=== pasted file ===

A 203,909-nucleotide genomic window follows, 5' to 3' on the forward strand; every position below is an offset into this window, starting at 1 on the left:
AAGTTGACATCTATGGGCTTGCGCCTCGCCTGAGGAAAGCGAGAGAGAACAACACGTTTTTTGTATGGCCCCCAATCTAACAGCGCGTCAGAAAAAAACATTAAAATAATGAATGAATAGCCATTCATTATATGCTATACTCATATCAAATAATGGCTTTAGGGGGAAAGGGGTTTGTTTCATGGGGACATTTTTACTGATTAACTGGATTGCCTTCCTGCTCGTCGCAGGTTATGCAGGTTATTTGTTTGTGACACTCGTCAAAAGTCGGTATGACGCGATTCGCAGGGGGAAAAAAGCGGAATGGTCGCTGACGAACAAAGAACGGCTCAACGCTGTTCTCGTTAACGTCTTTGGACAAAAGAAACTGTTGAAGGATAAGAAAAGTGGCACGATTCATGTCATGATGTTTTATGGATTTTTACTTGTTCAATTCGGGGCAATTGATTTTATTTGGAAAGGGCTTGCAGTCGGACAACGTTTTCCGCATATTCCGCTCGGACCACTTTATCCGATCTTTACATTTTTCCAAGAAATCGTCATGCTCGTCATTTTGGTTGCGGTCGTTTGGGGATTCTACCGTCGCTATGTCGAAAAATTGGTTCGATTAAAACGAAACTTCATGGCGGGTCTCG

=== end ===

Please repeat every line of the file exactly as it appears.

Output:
A 203,909-nucleotide genomic window follows, 5' to 3' on the forward strand; every position below is an offset into this window, starting at 1 on the left:
AAGTTGACATCTATGGGCTTGCGCCTCGCCTGAGGAAAGCGAGAGAGAACAACACGTTTTTTGTATGGCCCCCAATCTAACAGCGCGTCAGAAAAAAACATTAAAATAATGAATGAATAGCCATTCATTATATGCTATACTCATATCAAATAATGGCTTTAGGGGGAAAGGGGTTTGTTTCATGGGGACATTTTTACTGATTAACTGGATTGCCTTCCTGCTCGTCGCAGGTTATGCAGGTTATTTGTTTGTGACACTCGTCAAAAGTCGGTATGACGCGATTCGCAGGGGGAAAAAAGCGGAATGGTCGCTGACGAACAAAGAACGGCTCAACGCTGTTCTCGTTAACGTCTTTGGACAAAAGAAACTGTTGAAGGATAAGAAAAGTGGCACGATTCATGTCATGATGTTTTATGGATTTTTACTTGTTCAATTCGGGGCAATTGATTTTATTTGGAAAGGGCTTGCAGTCGGACAACGTTTTCCGCATATTCCGCTCGGACCACTTTATCCGATCTTTACATTTTTCCAAGAAATCGTCATGCTCGTCATTTTGGTTGCGGTCGTTTGGGGATTCTACCGTCGCTATGTCGAAAAATTGGTTCGATTAAAACGAAACTTCATGGCGGGTCTCG